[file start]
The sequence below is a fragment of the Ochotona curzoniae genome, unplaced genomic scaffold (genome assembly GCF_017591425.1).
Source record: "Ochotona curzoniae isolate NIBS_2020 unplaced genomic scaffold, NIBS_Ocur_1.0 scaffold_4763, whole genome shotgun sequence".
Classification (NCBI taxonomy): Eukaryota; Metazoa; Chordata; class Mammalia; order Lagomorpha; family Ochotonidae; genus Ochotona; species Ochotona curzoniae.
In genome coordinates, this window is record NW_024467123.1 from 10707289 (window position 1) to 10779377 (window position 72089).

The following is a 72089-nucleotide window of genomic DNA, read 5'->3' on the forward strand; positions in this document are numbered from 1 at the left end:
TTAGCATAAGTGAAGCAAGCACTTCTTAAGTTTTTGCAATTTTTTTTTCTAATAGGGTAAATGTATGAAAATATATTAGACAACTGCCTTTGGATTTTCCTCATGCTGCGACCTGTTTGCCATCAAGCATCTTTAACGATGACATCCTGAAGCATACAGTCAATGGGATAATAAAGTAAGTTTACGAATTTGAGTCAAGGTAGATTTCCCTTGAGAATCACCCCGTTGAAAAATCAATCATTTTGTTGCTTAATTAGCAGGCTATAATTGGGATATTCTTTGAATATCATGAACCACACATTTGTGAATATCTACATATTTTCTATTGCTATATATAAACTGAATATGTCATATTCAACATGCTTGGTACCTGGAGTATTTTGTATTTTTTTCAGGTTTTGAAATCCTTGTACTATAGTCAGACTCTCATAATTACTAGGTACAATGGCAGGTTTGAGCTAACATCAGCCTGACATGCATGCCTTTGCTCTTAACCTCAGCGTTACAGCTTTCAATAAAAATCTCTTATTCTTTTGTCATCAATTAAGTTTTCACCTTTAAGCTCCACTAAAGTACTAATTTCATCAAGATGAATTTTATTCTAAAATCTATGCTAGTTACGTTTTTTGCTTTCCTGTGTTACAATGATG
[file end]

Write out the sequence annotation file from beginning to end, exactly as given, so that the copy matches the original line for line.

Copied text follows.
The sequence below is a fragment of the Ochotona curzoniae genome, unplaced genomic scaffold (genome assembly GCF_017591425.1).
Source record: "Ochotona curzoniae isolate NIBS_2020 unplaced genomic scaffold, NIBS_Ocur_1.0 scaffold_4763, whole genome shotgun sequence".
Classification (NCBI taxonomy): Eukaryota; Metazoa; Chordata; class Mammalia; order Lagomorpha; family Ochotonidae; genus Ochotona; species Ochotona curzoniae.
In genome coordinates, this window is record NW_024467123.1 from 10707289 (window position 1) to 10779377 (window position 72089).

The following is a 72089-nucleotide window of genomic DNA, read 5'->3' on the forward strand; positions in this document are numbered from 1 at the left end:
TTAGCATAAGTGAAGCAAGCACTTCTTAAGTTTTTGCAATTTTTTTTTCTAATAGGGTAAATGTATGAAAATATATTAGACAACTGCCTTTGGATTTTCCTCATGCTGCGACCTGTTTGCCATCAAGCATCTTTAACGATGACATCCTGAAGCATACAGTCAATGGGATAATAAAGTAAGTTTACGAATTTGAGTCAAGGTAGATTTCCCTTGAGAATCACCCCGTTGAAAAATCAATCATTTTGTTGCTTAATTAGCAGGCTATAATTGGGATATTCTTTGAATATCATGAACCACACATTTGTGAATATCTACATATTTTCTATTGCTATATATAAACTGAATATGTCATATTCAACATGCTTGGTACCTGGAGTATTTTGTATTTTTTTCAGGTTTTGAAATCCTTGTACTATAGTCAGACTCTCATAATTACTAGGTACAATGGCAGGTTTGAGCTAACATCAGCCTGACATGCATGCCTTTGCTCTTAACCTCAGCGTTACAGCTTTCAATAAAAATCTCTTATTCTTTTGTCATCAATTAAGTTTTCACCTTTAAGCTCCACTAAAGTACTAATTTCATCAAGATGAATTTTATTCTAAAATCTATGCTAGTTACGTTTTTTGCTTTCCTGTGTTACAATGATG